Straits Times Forum
Mar 8, 2012
TWO of the existing Central Provident Fund (CPF) plans for seniors, Life Plus and Life Income, project similar and higher monthly annuity payouts than those of the current CPF Minimum Sum Scheme (‘CPF Life plans to be simplified from 4 to 2′; Tuesday).
In fact, the most popular plan so far for those who voluntarily opted for CPF Life was Life Plus, probably because the payouts were higher than those for the Minimum Sum Scheme (MSS).
I believe most Singaporeans were persuaded to buy in, in order to support the CPF Life scheme, because of the higher payouts offered by these two plans.
So it may be a disappointment that both the new plans have reduced payouts compared to the MSS’.
The most popular plan gave higher payouts than the MSS, so how is it possible that feedback from CPF members led to the crafting of just two plans, both of which pay less than the MSS?
As the bequest drops rapidly to zero at around age 77 and 83 for Life Plus and Life Balanced, respectively, does combining the two into the new Standard (default) plan mean that the bequest will drop to zero at an earlier age than 83?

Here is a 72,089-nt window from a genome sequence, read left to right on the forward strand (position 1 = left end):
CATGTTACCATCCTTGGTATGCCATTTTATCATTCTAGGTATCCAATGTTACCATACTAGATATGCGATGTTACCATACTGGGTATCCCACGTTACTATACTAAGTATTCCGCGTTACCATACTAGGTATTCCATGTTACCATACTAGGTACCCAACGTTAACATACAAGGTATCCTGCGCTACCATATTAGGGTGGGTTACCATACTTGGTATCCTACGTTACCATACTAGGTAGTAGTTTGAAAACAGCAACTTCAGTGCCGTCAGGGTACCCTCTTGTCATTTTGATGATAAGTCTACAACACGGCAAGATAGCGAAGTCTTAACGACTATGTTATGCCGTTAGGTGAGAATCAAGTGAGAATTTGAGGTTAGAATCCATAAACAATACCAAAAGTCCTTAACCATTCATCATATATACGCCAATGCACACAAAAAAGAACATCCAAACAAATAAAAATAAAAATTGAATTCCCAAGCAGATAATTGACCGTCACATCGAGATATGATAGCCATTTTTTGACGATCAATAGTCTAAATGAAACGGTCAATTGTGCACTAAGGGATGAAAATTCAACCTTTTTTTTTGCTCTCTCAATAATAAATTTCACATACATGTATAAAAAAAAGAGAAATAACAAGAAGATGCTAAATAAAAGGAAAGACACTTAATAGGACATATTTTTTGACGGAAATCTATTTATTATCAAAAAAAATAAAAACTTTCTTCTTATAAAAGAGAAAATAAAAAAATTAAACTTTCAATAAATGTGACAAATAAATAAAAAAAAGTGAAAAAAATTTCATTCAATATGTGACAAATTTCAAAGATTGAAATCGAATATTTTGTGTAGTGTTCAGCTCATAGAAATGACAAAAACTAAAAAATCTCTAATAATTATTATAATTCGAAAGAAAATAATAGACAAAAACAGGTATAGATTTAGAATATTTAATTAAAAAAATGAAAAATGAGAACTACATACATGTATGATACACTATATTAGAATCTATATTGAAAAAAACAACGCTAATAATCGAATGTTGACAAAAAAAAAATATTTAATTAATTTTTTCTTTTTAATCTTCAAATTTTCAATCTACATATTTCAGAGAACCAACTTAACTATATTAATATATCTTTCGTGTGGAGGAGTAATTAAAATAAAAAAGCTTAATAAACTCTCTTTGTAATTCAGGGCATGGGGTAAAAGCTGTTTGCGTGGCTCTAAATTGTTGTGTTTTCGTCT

This may have implications for lower-income widows as their life expectancies are longer than those of their husbands on CPF Life plans, given that a third are expected to live beyond 90.
Instead of relying merely on the feedback of those who opted in so far to decide on the new plans, the actuarial report on the CPF Life scheme should be made public. In this way, all stakeholders can help to analyse and offer feedback or suggestions on the scheme, including the design, life expectancy and return, as well as the assumptions and computations.
Leong Sze Hian